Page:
How to Sanitize Your Washing Machine

It's time to clean that washing machine, so it can better clean your clothes.

Seeing as how the job of a washing machine is to keep water and detergent running through it when it's in use, it may seem counterintuitive that you need to sanitize it. But sometimes, your laundry has more than everyday dirt and grime on it.

If you live in a house whose occupants create dirty diapers or have just run through the cycle of a stomach bug, your machine could probably use a once over with some bleach. If you run a natural household, then you may have some issues with using bleach, so be assured that the only time it's necessary to use is when you're dealing with an outbreak of germy proportions. Any other time, plain old soap and water will suffice.


Bleach should be diluted to one part bleach to 10 parts water and it can be stored in a heavy-duty plastic spray bottle. You can start the sanitizing process by spraying the inside of your machine and use a cloth or sponge with some mild abrasion to wipe out any built up grime. Then, spray down the inside and outside of the lid and wipe clean, moving onto the outside of the washer. If you have a front loader, be sure to wipe down the rubber seal well. Then, just run a regular wash cycle on the hottest setting with a cup of bleach. You can throw your rags that you just used in there to avoid a completely empty cycle.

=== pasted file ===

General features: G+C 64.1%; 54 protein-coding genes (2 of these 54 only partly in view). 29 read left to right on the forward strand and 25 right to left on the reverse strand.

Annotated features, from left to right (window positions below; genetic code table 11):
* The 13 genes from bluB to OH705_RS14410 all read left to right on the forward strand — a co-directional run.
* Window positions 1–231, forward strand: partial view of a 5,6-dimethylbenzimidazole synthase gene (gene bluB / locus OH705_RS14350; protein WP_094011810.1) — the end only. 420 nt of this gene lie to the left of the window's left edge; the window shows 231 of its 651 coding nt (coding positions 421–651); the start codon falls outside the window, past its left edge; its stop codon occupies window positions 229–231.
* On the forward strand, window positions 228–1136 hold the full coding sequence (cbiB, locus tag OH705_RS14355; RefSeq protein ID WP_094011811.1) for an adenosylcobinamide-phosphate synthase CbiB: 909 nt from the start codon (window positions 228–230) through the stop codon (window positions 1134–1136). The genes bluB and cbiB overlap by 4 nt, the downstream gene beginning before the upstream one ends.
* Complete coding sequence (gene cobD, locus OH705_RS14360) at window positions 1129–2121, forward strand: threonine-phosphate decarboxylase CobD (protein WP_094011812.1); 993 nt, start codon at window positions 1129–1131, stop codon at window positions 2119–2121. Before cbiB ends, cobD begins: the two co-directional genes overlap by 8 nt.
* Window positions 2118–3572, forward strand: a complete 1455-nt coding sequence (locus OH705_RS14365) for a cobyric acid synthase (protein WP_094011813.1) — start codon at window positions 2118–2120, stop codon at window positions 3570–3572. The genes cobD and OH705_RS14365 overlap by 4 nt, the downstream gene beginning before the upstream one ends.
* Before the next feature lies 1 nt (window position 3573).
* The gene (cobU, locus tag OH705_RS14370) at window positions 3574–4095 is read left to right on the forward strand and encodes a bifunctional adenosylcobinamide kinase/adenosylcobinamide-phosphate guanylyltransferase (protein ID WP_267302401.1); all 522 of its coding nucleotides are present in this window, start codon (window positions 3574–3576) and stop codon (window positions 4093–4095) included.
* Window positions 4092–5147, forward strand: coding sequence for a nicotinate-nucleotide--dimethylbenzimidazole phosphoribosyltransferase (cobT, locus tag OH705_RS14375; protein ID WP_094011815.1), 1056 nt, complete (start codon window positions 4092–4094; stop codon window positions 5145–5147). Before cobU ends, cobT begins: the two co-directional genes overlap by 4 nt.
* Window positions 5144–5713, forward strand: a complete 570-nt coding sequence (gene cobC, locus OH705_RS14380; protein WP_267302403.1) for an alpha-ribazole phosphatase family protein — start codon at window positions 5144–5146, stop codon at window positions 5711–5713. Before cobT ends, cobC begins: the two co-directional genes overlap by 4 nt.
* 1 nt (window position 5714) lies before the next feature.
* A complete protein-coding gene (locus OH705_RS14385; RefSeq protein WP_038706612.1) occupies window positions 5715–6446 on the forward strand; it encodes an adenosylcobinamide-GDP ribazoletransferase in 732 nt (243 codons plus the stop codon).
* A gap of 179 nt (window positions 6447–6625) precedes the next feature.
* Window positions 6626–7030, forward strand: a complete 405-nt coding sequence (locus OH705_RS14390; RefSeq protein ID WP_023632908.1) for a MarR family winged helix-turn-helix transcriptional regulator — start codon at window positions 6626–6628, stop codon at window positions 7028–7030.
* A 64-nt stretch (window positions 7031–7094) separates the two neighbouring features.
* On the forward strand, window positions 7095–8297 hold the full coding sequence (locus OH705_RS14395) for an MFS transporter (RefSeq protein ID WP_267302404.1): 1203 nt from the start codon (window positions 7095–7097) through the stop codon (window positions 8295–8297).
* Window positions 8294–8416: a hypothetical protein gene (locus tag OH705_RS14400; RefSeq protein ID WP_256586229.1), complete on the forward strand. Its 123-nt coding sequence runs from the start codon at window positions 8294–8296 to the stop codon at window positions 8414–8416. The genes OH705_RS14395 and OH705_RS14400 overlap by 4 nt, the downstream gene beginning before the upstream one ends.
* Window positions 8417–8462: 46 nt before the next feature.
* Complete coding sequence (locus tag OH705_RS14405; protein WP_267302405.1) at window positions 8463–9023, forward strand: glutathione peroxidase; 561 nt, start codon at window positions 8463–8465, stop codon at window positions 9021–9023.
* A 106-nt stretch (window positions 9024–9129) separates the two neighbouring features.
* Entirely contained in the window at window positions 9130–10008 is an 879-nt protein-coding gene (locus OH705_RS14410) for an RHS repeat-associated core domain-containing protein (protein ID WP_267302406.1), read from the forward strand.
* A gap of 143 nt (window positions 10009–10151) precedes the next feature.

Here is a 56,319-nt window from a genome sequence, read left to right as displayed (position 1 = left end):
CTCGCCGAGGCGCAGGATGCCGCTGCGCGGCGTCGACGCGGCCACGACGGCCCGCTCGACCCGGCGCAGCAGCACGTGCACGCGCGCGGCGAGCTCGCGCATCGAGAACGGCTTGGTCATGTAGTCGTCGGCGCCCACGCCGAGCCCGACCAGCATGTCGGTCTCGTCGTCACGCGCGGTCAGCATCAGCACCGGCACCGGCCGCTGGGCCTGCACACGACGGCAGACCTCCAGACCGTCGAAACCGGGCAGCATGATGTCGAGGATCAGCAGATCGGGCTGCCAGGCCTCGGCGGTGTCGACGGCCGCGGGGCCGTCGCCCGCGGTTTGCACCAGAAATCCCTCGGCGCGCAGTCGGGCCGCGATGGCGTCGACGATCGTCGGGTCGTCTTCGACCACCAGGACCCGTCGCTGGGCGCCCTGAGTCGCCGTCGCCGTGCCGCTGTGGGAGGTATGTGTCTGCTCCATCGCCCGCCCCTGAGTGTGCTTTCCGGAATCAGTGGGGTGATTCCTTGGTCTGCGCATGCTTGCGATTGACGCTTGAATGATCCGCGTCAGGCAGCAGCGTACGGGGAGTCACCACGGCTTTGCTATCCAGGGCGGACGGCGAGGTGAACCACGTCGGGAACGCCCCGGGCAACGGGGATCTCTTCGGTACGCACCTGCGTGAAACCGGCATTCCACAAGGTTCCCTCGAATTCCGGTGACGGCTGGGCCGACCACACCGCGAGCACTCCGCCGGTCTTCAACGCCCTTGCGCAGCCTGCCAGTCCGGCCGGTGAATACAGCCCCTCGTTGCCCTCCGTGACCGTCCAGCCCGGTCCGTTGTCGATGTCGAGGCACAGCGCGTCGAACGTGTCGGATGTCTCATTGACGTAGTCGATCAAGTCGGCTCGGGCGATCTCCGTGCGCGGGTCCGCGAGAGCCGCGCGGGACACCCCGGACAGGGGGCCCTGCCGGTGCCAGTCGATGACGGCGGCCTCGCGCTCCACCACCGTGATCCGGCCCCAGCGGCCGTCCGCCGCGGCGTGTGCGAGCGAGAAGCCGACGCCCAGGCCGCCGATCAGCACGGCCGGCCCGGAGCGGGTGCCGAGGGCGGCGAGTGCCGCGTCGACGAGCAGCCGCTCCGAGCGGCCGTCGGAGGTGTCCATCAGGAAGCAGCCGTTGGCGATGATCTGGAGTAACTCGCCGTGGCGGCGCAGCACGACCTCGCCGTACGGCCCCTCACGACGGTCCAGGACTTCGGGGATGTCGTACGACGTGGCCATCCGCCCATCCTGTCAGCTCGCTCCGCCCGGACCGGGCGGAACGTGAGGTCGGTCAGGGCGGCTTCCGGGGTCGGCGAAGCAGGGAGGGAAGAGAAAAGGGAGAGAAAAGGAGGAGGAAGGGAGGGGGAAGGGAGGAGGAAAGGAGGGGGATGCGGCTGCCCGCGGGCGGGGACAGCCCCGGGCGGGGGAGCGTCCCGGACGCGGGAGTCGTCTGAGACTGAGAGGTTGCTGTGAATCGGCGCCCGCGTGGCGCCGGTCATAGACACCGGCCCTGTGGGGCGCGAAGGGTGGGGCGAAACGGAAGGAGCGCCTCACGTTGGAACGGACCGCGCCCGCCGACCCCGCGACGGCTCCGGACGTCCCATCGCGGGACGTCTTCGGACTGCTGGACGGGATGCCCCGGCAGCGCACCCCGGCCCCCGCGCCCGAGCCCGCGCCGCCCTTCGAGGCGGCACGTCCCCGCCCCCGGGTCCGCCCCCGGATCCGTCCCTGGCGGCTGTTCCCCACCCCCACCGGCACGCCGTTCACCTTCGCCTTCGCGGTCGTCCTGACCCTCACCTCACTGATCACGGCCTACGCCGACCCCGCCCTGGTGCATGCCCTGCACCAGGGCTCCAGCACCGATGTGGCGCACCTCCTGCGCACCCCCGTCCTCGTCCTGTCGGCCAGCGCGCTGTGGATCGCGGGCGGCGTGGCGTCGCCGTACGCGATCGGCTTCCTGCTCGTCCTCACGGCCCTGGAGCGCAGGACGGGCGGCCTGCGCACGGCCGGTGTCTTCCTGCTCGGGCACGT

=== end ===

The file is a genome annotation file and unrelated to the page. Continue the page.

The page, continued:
Tips for Sanitizing Your Washing Machine

The main thing you need to be careful of when sanitizing your machine with bleach is handling the bleach. You may not be too excited about working with bleach, but know that it's regulated by the U.S. Environmental Protection Agency (EPA), and it's deemed one of the only effective germ killers on the market. When you're diluting the bleach, be sure to wear gloves and work in a well-ventilated area. If you don't have a window or a door to open, wear a face mask that's rated for bleach fumes. You should treat bleach like the chemical that it is. It's caustic, meaning it will corrode metal and burn your skin in its undiluted form. It's also incredibly irritating to eyes, airways and mucus membranes.

It's not a bad idea to get into the habit of cleaning your washing machine once a month, or at least once a season. Top loaders are more prone to build-up because the water sits at one level, whereas the drum of a front-loader turns through the water so they don't tend to get quite as grimy. If you haven't had any major run-ins with germs, you can substitute vinegar for bleach to cut down on your chemical exposure. You can use the cheap white distilled vinegar and mix a solution of half vinegar, half water to keep in a spray bottle and then use a cup of undiluted vinegar to run through your wash cycle.


Lots More Information

Related Articles

  • Main, Emily. "This or That: Bleach vs Vinegar to Kill Germs." July 9, 2012.
  • "Sanitizing Your Washing Machine." March 9, 2010.